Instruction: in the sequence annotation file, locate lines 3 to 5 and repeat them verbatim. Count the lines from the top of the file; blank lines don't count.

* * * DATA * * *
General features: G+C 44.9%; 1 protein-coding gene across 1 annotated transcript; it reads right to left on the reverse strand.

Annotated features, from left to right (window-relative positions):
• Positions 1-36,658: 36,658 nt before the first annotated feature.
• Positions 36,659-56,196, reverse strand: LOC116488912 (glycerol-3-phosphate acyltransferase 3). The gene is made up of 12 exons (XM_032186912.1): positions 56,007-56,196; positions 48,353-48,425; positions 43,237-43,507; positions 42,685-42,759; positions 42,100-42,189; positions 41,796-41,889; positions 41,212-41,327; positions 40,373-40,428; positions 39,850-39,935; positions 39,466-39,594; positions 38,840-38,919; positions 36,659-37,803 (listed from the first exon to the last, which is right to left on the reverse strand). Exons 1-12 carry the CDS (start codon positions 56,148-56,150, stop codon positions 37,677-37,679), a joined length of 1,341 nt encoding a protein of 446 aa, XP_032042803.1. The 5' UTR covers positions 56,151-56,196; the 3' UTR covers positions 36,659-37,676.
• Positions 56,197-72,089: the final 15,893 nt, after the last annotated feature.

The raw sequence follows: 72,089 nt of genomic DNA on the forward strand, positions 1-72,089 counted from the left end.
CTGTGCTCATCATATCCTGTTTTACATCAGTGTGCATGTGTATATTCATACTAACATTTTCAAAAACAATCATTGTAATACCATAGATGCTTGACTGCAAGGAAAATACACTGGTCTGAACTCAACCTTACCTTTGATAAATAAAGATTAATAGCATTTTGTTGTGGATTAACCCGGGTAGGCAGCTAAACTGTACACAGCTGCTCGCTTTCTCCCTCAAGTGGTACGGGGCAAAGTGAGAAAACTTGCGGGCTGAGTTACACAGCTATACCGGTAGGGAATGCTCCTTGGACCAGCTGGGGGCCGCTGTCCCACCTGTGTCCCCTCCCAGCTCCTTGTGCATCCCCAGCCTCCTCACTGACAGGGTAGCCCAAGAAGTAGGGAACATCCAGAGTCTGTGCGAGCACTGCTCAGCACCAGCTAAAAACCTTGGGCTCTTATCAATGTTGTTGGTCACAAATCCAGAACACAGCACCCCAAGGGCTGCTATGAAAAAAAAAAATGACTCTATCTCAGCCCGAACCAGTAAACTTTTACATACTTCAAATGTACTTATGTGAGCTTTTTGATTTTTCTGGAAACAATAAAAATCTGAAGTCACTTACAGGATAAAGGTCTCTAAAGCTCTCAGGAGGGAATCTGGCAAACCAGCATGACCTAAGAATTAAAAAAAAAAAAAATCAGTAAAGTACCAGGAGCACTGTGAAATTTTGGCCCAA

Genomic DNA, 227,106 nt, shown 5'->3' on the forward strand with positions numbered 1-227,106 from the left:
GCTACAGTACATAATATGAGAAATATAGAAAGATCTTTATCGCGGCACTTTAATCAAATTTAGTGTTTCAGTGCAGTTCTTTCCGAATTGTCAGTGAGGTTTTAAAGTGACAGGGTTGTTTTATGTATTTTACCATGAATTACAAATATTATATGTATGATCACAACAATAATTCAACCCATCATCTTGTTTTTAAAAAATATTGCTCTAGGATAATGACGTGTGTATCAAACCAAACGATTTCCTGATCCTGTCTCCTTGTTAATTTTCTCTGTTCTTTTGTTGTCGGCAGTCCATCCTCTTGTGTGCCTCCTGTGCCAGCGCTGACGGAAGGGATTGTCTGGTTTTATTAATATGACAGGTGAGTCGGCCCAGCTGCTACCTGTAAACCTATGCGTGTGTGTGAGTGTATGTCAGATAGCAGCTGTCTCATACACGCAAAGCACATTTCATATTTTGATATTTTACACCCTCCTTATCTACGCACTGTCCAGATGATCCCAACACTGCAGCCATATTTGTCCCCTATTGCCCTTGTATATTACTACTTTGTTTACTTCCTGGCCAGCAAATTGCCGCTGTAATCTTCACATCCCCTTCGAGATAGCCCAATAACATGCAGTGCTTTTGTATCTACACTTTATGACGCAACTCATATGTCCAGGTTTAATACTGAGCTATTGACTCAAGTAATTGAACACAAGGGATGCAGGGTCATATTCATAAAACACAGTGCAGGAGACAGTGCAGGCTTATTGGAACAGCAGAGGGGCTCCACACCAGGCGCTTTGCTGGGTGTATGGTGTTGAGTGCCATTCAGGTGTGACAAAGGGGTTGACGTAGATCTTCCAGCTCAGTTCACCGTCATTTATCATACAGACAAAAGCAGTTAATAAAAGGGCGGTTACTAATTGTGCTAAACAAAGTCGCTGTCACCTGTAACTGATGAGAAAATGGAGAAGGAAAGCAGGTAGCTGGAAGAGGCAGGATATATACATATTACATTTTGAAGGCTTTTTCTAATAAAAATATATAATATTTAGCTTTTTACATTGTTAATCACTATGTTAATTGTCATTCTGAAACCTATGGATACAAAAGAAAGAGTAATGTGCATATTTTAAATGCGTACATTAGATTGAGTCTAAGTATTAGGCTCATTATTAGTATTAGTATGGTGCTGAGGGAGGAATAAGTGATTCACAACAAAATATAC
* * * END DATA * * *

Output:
• Positions 1-36,658: 36,658 nt before the first annotated feature.
• Positions 36,659-56,196, reverse strand: LOC116488912 (glycerol-3-phosphate acyltransferase 3). The gene is made up of 12 exons (XM_032186912.1): positions 56,007-56,196; positions 48,353-48,425; positions 43,237-43,507; positions 42,685-42,759; positions 42,100-42,189; positions 41,796-41,889; positions 41,212-41,327; positions 40,373-40,428; positions 39,850-39,935; positions 39,466-39,594; positions 38,840-38,919; positions 36,659-37,803 (listed from the first exon to the last, which is right to left on the reverse strand). Exons 1-12 carry the CDS (start codon positions 56,148-56,150, stop codon positions 37,677-37,679), a joined length of 1,341 nt encoding a protein of 446 aa, XP_032042803.1. The 5' UTR covers positions 56,151-56,196; the 3' UTR covers positions 36,659-37,676.
• Positions 56,197-72,089: the final 15,893 nt, after the last annotated feature.